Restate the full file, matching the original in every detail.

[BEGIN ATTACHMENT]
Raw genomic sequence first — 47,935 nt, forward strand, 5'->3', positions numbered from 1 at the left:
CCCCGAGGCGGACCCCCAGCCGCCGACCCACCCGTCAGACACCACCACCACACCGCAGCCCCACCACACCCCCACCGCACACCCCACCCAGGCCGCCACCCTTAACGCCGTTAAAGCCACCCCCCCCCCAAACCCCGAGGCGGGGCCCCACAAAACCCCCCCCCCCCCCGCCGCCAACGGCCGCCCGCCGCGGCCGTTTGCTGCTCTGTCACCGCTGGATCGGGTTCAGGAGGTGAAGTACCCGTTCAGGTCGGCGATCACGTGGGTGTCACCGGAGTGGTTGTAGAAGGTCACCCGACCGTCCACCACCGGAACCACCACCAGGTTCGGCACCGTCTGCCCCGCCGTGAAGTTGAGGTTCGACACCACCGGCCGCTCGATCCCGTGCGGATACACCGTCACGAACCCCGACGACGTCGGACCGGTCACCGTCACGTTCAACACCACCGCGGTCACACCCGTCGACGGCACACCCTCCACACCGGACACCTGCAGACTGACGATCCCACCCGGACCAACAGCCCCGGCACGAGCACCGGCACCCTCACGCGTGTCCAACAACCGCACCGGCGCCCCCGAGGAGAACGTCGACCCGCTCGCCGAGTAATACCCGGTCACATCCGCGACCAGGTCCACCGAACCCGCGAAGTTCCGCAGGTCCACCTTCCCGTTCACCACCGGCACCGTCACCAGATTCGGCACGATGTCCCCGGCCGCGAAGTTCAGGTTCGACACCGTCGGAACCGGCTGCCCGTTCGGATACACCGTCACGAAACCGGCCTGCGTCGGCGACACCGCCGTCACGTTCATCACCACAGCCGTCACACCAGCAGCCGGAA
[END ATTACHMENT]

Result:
Raw genomic sequence first — 47,935 nt, forward strand, 5'->3', positions numbered from 1 at the left:
CCCCGAGGCGGACCCCCAGCCGCCGACCCACCCGTCAGACACCACCACCACACCGCAGCCCCACCACACCCCCACCGCACACCCCACCCAGGCCGCCACCCTTAACGCCGTTAAAGCCACCCCCCCCCCAAACCCCGAGGCGGGGCCCCACAAAACCCCCCCCCCCCCCGCCGCCAACGGCCGCCCGCCGCGGCCGTTTGCTGCTCTGTCACCGCTGGATCGGGTTCAGGAGGTGAAGTACCCGTTCAGGTCGGCGATCACGTGGGTGTCACCGGAGTGGTTGTAGAAGGTCACCCGACCGTCCACCACCGGAACCACCACCAGGTTCGGCACCGTCTGCCCCGCCGTGAAGTTGAGGTTCGACACCACCGGCCGCTCGATCCCGTGCGGATACACCGTCACGAACCCCGACGACGTCGGACCGGTCACCGTCACGTTCAACACCACCGCGGTCACACCCGTCGACGGCACACCCTCCACACCGGACACCTGCAGACTGACGATCCCACCCGGACCAACAGCCCCGGCACGAGCACCGGCACCCTCACGCGTGTCCAACAACCGCACCGGCGCCCCCGAGGAGAACGTCGACCCGCTCGCCGAGTAATACCCGGTCACATCCGCGACCAGGTCCACCGAACCCGCGAAGTTCCGCAGGTCCACCTTCCCGTTCACCACCGGCACCGTCACCAGATTCGGCACGATGTCCCCGGCCGCGAAGTTCAGGTTCGACACCGTCGGAACCGGCTGCCCGTTCGGATACACCGTCACGAAACCGGCCTGCGTCGGCGACACCGCCGTCACGTTCATCACCACAGCCGTCACACCAGCAGCCGGAA